The heating and cooling of Arctic seawater has been affecting the jet stream -- the river of air that flows from west to east high above the Earth’s surface -- and has slowed it down, Francis said. The jet stream controls the formation and movement of storm systems, so when its movement slows, weather conditions persist for longer periods of time over the same area. They get “stuck.”Combine this with the budding El Nino and we could be in for a very interesting winter.
“If you’re in a nice dry pattern with sunny skies, it's great if it lasts for a few days. But If it lasts for a few weeks, well then you’re starting to talk about a drought,” Francis said. “If you have a rainy pattern and it hangs around for a long time, then that becomes a situation that could lead to flooding.”
Arctic warming will influence weather to the south during the late fall and winter. While Francis said it would probably result in severe weather this winter, it was impossible to predict when and where those events would occur.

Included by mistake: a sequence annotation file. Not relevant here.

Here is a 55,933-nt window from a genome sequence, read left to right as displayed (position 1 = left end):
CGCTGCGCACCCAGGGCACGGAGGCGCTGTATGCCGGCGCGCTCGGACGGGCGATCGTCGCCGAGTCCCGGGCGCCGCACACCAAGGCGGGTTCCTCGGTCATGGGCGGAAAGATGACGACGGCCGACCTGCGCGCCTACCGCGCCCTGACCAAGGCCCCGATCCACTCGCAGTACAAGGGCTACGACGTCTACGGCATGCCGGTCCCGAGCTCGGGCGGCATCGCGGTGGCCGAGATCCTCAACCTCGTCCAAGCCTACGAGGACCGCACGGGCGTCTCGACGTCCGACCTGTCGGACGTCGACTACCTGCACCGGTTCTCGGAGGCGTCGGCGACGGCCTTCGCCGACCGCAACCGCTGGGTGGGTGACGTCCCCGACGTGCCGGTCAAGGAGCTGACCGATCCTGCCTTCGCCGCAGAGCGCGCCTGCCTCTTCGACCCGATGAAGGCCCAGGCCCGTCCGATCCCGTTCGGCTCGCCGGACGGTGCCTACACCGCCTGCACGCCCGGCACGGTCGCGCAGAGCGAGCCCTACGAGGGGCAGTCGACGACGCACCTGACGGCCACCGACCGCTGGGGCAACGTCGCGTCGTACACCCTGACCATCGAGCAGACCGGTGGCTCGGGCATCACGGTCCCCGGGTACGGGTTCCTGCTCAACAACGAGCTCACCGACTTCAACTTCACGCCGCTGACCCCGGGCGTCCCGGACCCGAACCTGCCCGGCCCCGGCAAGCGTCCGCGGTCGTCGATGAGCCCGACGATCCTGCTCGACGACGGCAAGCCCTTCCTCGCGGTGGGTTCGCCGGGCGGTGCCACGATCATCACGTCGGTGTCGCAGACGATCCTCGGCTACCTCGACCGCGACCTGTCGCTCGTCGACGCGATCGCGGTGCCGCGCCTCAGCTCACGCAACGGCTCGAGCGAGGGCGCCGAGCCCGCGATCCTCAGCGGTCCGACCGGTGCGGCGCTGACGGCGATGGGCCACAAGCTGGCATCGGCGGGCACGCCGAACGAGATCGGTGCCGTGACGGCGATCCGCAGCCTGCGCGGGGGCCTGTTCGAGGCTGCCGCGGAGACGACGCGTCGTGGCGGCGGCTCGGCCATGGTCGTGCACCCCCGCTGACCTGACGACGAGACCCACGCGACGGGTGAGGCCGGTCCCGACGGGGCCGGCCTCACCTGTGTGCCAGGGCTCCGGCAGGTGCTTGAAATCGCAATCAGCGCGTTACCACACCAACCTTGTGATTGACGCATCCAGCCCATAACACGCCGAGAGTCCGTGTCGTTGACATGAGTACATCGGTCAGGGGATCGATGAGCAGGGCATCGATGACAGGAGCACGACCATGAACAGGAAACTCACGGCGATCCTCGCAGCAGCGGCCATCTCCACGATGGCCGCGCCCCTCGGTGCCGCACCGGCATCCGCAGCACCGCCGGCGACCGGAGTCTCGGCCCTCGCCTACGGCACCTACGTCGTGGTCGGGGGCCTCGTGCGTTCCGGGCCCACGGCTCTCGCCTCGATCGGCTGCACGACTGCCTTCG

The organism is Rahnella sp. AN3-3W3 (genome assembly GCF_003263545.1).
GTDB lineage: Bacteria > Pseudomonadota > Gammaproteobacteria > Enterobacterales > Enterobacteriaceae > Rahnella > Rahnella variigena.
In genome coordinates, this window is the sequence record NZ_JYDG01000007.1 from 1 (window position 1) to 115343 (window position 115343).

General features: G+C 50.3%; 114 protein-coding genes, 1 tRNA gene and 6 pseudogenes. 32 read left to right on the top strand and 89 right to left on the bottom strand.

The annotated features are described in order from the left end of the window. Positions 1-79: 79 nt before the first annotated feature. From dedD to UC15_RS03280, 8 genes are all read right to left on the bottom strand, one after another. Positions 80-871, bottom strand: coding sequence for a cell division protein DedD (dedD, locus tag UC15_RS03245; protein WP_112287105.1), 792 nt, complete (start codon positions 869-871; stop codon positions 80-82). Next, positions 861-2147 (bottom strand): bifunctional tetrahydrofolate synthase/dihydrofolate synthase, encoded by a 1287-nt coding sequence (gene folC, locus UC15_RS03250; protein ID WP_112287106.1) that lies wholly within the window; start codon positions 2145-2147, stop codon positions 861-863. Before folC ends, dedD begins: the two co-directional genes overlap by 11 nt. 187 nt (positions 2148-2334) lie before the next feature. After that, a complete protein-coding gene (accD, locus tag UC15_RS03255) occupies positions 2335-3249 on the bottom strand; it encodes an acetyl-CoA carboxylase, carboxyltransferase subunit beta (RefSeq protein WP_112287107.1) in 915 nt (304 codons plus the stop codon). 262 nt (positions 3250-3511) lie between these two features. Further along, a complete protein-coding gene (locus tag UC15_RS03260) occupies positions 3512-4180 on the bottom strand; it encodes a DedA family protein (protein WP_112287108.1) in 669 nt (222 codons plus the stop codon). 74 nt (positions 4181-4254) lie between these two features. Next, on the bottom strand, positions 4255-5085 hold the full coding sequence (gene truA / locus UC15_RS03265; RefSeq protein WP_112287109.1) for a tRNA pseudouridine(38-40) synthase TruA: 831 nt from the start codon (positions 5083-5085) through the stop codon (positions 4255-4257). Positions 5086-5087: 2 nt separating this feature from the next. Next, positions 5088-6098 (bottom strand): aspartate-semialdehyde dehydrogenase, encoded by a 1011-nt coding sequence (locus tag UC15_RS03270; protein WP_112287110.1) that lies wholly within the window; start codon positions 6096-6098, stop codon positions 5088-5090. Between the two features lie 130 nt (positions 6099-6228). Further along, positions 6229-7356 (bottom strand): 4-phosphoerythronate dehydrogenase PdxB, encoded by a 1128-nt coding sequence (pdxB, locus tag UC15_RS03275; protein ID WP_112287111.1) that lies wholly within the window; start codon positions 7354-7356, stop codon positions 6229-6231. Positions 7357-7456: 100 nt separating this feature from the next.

The Grand Portage Reservation is at the northeastern tip of Minnesota. The Air Quality Program has many ongoing projects in order to maintain healthy indoor and outdoor air. These projects include monitoring for regional haze and particulate matter, indoor air quality, invasive plant removal, public outreach, environmental education, alternative energy, and climate change.
Monday, September 17, 2012
Why The Warming Arctic Will Affect Our Weather In The Continental US
The arctic region of our planet is warming much faster than more temperate zones, and this has caused the polar icecap to melt faster than even most scientists had predicted only a few years ago. This summer has seen the lowest amount of ice ever recorded and most of what remains is first and second year ice not the thick, multi-year ice that had previously made up much of the icecap. The lack of ice allows the dark water to absorb heat and to radiate it back to the surrounding land, creating a positive feedback. The warmer air has the effect of slowing down the circumpolar jet stream which can cause weather systems far south to stall and create havoc. Here is climate scientist Jennifer Francis of Rutgers: